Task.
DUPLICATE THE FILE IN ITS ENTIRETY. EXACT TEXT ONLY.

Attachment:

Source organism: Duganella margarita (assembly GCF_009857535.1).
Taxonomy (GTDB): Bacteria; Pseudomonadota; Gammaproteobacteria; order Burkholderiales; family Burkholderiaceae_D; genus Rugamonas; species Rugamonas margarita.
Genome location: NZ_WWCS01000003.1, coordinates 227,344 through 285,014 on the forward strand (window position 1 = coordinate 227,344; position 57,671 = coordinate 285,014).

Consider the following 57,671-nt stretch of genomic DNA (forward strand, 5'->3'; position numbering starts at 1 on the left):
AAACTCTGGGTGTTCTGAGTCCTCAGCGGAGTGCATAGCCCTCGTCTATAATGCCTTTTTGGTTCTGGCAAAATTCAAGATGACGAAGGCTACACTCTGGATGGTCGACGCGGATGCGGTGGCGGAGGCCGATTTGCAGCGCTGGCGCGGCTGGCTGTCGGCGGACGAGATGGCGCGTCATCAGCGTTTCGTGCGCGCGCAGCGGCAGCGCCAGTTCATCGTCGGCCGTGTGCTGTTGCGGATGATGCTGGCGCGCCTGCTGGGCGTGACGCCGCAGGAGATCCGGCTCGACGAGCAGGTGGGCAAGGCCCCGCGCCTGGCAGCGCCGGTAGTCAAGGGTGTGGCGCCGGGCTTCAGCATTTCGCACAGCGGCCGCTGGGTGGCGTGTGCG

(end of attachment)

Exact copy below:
Source organism: Duganella margarita (assembly GCF_009857535.1).
Taxonomy (GTDB): Bacteria; Pseudomonadota; Gammaproteobacteria; order Burkholderiales; family Burkholderiaceae_D; genus Rugamonas; species Rugamonas margarita.
Genome location: NZ_WWCS01000003.1, coordinates 227,344 through 285,014 on the forward strand (window position 1 = coordinate 227,344; position 57,671 = coordinate 285,014).

Consider the following 57,671-nt stretch of genomic DNA (forward strand, 5'->3'; position numbering starts at 1 on the left):
AAACTCTGGGTGTTCTGAGTCCTCAGCGGAGTGCATAGCCCTCGTCTATAATGCCTTTTTGGTTCTGGCAAAATTCAAGATGACGAAGGCTACACTCTGGATGGTCGACGCGGATGCGGTGGCGGAGGCCGATTTGCAGCGCTGGCGCGGCTGGCTGTCGGCGGACGAGATGGCGCGTCATCAGCGTTTCGTGCGCGCGCAGCGGCAGCGCCAGTTCATCGTCGGCCGTGTGCTGTTGCGGATGATGCTGGCGCGCCTGCTGGGCGTGACGCCGCAGGAGATCCGGCTCGACGAGCAGGTGGGCAAGGCCCCGCGCCTGGCAGCGCCGGTAGTCAAGGGTGTGGCGCCGGGCTTCAGCATTTCGCACAGCGGCCGCTGGGTGGCGTGTGCG